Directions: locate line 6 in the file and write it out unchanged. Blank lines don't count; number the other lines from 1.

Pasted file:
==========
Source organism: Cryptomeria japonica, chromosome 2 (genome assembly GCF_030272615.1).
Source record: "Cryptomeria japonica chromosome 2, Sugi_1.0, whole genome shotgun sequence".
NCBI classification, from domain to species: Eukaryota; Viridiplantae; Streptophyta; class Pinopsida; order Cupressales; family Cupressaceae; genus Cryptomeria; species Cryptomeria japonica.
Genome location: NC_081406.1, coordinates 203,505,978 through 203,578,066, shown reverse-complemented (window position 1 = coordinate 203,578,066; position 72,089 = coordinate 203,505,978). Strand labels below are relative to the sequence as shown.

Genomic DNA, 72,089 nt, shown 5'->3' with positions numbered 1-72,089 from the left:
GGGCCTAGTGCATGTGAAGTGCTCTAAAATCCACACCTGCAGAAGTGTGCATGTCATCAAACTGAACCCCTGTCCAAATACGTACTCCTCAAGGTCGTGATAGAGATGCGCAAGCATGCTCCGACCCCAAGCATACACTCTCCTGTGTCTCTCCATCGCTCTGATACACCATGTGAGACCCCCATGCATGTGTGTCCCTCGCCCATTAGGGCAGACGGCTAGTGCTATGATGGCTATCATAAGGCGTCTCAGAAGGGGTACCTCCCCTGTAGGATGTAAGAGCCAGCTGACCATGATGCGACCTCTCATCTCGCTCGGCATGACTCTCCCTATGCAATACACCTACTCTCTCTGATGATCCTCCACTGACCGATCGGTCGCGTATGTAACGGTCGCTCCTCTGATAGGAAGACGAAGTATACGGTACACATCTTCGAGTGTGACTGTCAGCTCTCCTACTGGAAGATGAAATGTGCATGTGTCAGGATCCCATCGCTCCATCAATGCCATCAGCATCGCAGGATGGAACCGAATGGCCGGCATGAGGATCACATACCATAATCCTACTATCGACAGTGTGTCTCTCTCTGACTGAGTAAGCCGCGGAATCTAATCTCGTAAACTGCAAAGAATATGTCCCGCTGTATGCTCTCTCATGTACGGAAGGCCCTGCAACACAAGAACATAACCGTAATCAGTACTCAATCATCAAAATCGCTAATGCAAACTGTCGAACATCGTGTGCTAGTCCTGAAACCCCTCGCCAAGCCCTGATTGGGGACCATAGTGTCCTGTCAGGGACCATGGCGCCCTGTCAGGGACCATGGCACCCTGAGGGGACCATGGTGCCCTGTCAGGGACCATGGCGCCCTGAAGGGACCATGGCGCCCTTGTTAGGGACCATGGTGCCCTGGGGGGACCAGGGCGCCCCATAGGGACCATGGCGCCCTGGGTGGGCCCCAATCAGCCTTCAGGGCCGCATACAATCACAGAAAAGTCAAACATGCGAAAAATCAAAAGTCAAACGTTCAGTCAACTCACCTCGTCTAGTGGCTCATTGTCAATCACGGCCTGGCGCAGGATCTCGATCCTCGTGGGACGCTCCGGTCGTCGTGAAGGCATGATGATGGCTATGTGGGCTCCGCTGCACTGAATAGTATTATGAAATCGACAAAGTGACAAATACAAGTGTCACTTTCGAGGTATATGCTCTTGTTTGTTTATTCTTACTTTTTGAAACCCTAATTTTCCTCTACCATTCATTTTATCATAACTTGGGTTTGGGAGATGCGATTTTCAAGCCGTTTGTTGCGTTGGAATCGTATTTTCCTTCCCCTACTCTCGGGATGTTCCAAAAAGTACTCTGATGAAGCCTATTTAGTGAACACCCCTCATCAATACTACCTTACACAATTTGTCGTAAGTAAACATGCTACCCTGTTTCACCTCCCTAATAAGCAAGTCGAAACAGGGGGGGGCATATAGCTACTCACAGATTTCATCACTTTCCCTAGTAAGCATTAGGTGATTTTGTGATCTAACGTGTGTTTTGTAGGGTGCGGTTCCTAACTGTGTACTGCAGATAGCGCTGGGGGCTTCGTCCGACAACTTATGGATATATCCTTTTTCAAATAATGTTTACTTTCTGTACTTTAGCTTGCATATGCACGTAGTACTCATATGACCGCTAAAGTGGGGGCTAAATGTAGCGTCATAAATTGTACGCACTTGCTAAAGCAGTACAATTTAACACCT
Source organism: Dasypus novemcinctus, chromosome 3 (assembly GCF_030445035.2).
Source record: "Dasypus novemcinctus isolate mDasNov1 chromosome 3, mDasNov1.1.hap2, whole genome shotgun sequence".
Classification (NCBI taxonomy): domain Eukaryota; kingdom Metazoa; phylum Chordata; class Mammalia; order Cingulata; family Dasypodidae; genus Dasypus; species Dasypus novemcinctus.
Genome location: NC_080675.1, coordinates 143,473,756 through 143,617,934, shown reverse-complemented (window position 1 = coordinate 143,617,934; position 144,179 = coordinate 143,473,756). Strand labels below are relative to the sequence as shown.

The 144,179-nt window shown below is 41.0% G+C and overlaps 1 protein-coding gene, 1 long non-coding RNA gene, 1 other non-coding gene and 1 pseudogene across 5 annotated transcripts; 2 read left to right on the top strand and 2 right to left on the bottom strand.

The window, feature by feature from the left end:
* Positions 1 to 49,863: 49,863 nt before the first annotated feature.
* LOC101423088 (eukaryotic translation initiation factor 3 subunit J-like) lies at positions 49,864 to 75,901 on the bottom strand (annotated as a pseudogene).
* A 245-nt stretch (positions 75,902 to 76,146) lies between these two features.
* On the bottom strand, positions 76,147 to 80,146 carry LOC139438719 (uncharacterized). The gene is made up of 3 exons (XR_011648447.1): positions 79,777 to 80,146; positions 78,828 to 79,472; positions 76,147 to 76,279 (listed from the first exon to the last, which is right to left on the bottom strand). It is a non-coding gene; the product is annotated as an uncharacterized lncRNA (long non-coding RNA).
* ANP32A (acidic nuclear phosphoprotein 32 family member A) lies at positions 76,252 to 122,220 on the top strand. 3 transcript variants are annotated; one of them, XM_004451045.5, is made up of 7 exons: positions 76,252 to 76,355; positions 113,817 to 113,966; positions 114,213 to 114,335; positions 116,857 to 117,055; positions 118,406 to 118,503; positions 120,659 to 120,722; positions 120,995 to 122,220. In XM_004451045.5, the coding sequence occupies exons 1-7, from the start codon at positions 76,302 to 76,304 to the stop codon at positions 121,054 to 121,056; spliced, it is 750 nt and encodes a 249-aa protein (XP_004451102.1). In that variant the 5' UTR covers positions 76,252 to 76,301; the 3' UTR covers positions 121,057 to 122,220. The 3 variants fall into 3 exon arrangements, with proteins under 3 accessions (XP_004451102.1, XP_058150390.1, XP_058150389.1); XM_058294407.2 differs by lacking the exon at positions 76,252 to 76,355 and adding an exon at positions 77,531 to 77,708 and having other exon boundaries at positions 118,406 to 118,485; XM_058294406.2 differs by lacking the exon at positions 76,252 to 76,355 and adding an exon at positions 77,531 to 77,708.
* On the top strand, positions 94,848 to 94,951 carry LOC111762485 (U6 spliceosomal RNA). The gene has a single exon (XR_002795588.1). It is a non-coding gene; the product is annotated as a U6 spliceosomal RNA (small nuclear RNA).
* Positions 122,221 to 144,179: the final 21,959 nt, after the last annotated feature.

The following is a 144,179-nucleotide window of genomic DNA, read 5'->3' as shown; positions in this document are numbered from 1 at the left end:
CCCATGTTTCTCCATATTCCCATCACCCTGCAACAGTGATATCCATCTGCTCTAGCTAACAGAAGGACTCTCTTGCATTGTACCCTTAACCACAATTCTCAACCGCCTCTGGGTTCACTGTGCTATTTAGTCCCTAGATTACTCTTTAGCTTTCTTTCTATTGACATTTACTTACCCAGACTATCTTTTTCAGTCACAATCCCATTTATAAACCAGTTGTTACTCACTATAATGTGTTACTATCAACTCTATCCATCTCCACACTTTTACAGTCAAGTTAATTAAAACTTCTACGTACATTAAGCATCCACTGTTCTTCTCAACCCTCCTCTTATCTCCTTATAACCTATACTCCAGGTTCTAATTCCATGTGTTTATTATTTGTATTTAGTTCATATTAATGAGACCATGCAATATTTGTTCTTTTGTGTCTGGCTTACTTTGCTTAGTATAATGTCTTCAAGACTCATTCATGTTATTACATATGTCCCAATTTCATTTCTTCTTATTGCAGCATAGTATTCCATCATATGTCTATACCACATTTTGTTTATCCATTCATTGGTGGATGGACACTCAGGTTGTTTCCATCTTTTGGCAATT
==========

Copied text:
GGGCCTAGTGCATGTGAAGTGCTCTAAAATCCACACCTGCAGAAGTGTGCATGTCATCAAACTGAACCCCTGTCCAAATACGTACTCCTCAAGGTCGTGATAGAGATGCGCAAGCATGCTCCGACCCCAAGCATACACTCTCCTGTGTCTCTCCATCGCTCTGATACACCATGTGAGACCCCCATGCATGTGTGTCCCTCGCCCATTAGGGCAGACGGCTAGTGCTATGATGGCTATCATAAGGCGTCTCAGAAGGGGTACCTCCCCTGTAGGATGTAAGAGCCAGCTGACCATGATGCGACCTCTCATCTCGCTCGGCATGACTCTCCCTATGCAATACACCTACTCTCTCTGATGATCCTCCACTGACCGATCGGTCGCGTATGTAACGGTCGCTCCTCTGATAGGAAGACGAAGTATACGGTACACATCTTCGAGTGTGACTGTCAGCTCTCCTACTGGAAGATGAAATGTGCATGTGTCAGGATCCCATCGCTCCATCAATGCCATCAGCATCGCAGGATGGAACCGAATGGCCGGCATGAGGATCACATACCATAATCCTACTATCGACAGTGTGTCTCTCTCTGACTGAGTAAGCCGCGGAATCTAATCTCGTAAACTGCAAAGAATATGTCCCGCTGTATGCTCTCTCATGTACGGAAGGCCCTGCAACACAAGAACATAACCGTAATCAGTACTCAATCATCAAAATCGCTAATGCAAACTGTCGAACATCGTGTGCTAGTCCTGAAACCCCTCGCCAAGCCCTGATTGGGGACCATAGTGTCCTGTCAGGGACCATGGCGCCCTGTCAGGGACCATGGCACCCTGAGGGGACCATGGTGCCCTGTCAGGGACCATGGCGCCCTGAAGGGACCATGGCGCCCTTGTTAGGGACCATGGTGCCCTGGGGGGACCAGGGCGCCCCATAGGGACCATGGCGCCCTGGGTGGGCCCCAATCAGCCTTCAGGGCCGCATACAATCACAGAAAAGTCAAACATGCGAAAAATCAAAAGTCAAACGTTCAGTCAACTCACCTCGTCTAGTGGCTCATTGTCAATCACGGCCTGGCGCAGGATCTCGATCCTCGTGGGACGCTCCGGTCGTCGTGAAGGCATGATGATGGCTATGTGGGCTCCGCTGCACTGAATAGTATTATGAAATCGACAAAGTGACAAATACAAGTGTCACTTTCGAGGTATATGCTCTTGTTTGTTTATTCTTACTTTTTGAAACCCTAATTTTCCTCTACCATTCATTTTATCATAACTTGGGTTTGGGAGATGCGATTTTCAAGCCGTTTGTTGCGTTGGAATCGTATTTTCCTTCCCCTACTCTCGGGATGTTCCAAAAAGTACTCTGATGAAGCCTATTTAGTGAACACCCCTCATCAATACTACCTTACACAATTTGTCGTAAGTAAACATGCTACCCTGTTTCACCTCCCTAATAAGCAAGTCGAAACAGGGGGGGGCATATAGCTACTCACAGATTTCATCACTTTCCCTAGTAAGCATTAGGTGATTTTGTGATCTAACGTGTGTTTTGTAGGGTGCGGTTCCTAACTGTGTACTGCAGATAGCGCTGGGGGCTTCGTCCGACAACTTATGGATATATCCTTTTTCAAATAATGTTTACTTTCTGTACTTTAGCTTGCATATGCACGTAGTACTCATATGACCGCTAAAGTGGGGGCTAAATGTAGCGTCATAAATTGTACGCACTTGCTAAAGCAGTACAATTTAACACCT